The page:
There is an article this morning in the Mormon Times about the symbolism in the architecture of the Salt Lake Temple. It is written by Lynn Arave who used as a reference Dean R. Zimmerman’s article in the New Era entitled “The Salt Lake Temple” from June 1978.
The article cites a brief description and explanation of several of the symbols found on the temple, and includes some interesting details that I did not know before, including this:
Not all the symbolism originally planned for the Salt Lake Temple became a reality, either. For example, an early sketch of the temple by Angell found hanging today in Brigham Young’s guest room at Cove Fort shows that two Angel Moroni statues, one each on the east and west ends, were initially envisioned. Only an eastern statue was ever used for reasons unclear….
For perhaps its first few decades, the Salt Lake Temple used to have statues of Joseph and Hyrum Smith, one each in niches at the top of the two eastern stairways. These bronze statues were later removed and placed elsewhere on the temple block, according to Elder Talmage in “The House of the Lord.” The empty spaces for these two statues remain and are popular photography spots for wedding parties today. ((Lynn Arave, “Symbolism can be seen in architecture of S.L. Temple,” Mormon Times, November 27, 2008.))
For a more extensive treatment of the symbols of the Salt Lake Temple see Matthew Brown and Paul Smith’s excellent book Symbols in Stone.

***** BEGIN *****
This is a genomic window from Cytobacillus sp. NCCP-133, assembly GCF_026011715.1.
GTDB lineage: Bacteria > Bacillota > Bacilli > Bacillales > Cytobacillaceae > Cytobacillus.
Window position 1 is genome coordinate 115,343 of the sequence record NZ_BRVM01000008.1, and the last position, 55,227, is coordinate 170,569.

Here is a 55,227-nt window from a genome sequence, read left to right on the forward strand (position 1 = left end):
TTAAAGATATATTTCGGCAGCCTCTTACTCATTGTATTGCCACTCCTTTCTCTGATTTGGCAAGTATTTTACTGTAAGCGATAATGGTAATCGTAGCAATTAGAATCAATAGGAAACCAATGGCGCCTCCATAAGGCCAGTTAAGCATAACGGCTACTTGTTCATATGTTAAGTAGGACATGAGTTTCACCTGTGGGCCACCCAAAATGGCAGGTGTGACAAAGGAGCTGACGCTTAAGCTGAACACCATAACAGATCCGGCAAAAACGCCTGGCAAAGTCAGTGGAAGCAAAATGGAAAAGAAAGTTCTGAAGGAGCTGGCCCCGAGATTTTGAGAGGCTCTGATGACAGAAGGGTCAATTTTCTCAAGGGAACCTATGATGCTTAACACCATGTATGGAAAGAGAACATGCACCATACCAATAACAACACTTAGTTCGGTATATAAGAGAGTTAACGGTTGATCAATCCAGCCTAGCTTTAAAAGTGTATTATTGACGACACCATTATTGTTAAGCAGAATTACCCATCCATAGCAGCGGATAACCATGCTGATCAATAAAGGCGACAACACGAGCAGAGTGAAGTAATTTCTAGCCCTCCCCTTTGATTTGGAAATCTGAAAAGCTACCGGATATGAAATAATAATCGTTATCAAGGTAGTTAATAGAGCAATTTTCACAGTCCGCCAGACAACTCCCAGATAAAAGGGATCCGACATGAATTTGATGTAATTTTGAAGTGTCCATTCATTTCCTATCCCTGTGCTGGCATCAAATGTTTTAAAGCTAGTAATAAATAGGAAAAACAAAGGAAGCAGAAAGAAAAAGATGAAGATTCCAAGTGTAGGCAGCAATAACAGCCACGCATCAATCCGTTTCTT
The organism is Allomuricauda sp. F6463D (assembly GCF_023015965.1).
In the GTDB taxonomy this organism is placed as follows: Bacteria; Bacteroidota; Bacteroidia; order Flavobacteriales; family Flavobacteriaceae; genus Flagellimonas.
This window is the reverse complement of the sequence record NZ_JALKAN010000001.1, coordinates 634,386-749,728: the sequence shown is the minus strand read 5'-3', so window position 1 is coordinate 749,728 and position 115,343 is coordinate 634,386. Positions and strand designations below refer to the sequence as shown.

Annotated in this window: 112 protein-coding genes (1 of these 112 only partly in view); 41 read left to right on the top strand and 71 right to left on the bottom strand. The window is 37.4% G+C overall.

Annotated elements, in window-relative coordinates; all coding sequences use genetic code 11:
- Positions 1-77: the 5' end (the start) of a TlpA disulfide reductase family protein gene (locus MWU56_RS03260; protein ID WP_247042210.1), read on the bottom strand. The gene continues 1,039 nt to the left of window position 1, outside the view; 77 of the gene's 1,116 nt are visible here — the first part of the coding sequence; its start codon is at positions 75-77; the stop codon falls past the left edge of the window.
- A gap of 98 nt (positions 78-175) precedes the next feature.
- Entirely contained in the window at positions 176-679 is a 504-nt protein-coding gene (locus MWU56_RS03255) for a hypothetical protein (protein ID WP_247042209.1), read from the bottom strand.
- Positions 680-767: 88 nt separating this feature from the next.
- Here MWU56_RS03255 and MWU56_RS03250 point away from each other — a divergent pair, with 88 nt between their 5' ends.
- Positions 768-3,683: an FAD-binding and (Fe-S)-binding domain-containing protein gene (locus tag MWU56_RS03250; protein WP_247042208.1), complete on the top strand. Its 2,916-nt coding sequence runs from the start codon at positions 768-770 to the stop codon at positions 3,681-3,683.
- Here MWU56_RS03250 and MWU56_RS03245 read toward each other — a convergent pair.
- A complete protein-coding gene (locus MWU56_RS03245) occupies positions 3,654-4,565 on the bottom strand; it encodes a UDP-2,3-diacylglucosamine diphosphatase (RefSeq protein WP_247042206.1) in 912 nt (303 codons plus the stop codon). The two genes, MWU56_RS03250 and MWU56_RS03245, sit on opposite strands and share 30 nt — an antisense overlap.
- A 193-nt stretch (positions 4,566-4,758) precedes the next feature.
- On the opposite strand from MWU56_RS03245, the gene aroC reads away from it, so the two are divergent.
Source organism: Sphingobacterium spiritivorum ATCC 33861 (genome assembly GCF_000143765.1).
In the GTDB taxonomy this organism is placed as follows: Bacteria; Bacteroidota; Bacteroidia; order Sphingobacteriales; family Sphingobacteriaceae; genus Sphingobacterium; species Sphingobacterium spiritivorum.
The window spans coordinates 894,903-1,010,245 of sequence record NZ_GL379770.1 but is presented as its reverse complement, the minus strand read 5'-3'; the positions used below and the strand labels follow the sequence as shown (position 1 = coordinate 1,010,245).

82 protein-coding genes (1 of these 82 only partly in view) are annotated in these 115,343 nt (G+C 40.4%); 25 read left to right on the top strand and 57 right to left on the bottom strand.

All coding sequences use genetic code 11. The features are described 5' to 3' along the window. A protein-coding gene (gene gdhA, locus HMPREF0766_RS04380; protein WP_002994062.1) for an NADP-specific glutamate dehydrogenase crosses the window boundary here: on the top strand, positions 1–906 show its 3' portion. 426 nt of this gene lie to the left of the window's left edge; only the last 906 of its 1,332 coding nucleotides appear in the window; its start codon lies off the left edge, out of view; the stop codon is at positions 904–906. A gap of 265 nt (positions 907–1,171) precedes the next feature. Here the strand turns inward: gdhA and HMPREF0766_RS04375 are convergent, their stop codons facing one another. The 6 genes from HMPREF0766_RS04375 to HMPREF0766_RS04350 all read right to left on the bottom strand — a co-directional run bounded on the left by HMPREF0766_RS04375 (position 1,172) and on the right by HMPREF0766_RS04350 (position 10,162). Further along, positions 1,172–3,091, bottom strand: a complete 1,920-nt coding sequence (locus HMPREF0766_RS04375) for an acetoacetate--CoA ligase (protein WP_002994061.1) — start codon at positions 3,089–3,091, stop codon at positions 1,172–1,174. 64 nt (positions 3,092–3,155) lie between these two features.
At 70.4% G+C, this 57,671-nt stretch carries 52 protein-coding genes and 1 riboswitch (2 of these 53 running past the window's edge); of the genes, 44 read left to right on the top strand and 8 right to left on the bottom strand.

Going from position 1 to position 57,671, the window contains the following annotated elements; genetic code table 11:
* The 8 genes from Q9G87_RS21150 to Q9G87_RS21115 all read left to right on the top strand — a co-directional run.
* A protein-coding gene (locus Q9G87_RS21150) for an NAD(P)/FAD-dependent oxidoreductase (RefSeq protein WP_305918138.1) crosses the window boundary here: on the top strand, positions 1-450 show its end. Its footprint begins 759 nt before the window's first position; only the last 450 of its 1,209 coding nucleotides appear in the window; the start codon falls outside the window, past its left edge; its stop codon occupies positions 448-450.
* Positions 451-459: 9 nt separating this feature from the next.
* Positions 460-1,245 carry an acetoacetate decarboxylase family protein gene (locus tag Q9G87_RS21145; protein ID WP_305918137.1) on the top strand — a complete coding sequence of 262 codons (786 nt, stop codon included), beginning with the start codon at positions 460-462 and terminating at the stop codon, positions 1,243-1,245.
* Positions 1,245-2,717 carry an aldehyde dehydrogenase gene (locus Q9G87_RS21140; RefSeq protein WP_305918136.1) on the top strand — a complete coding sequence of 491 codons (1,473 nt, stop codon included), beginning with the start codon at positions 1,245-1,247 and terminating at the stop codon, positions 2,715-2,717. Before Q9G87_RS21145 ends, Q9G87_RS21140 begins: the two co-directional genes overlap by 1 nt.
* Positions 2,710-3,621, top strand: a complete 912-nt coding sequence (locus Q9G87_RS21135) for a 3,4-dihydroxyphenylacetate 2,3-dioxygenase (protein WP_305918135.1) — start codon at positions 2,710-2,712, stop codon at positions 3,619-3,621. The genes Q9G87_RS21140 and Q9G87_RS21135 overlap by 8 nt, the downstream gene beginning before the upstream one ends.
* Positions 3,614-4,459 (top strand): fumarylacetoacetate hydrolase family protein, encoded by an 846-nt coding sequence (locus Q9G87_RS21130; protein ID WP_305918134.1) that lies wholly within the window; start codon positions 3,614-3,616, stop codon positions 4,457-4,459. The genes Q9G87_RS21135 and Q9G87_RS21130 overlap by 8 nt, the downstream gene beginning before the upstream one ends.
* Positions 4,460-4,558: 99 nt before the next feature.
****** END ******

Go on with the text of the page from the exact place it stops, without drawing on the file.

This article claims:
“Turrets — On the corner tower are single spire stones, representing flaming torches.”
Oh, really? If the writer would just look up at the objects they could have been able to easily tell that they are acanthus buds — NOT “flaming torches.”
I guess that’s what you get for simply re-hashing something written back in the 70’s.
I expect more accuracy from a Deseret News/Mormon Times journalist.
A more recent treatment (and more thoughtful, thorough and accurate) can be found at BYU Studies. http://byustudies.byu.edu/Products/MoreInfoPage/MoreInfo.aspx?Type=7&ProdID=1131
A few years ago, I remember learning that Solomon’s temple had two pillars stood just outside the entrance to that temple. Some have suggested that the two “pillars” which stood at the entrance to the Salt Lake Temple were this dispensation’s two witnesses – Joseph and Hyrum (cf. Revelation 3:12.
A temple is the crowning symbol of a dispensation. The “entry point” to every dispensation is always through “twos”. There must always be not one but two witnesses who will testify to the restoration of saving truths and priesthood keys. That’s what Joseph Fielding Smith taught in his book Doctrines of Salvation.
So, there must be something more to having twin architectural features at the entrances to ancient and latter-day temples.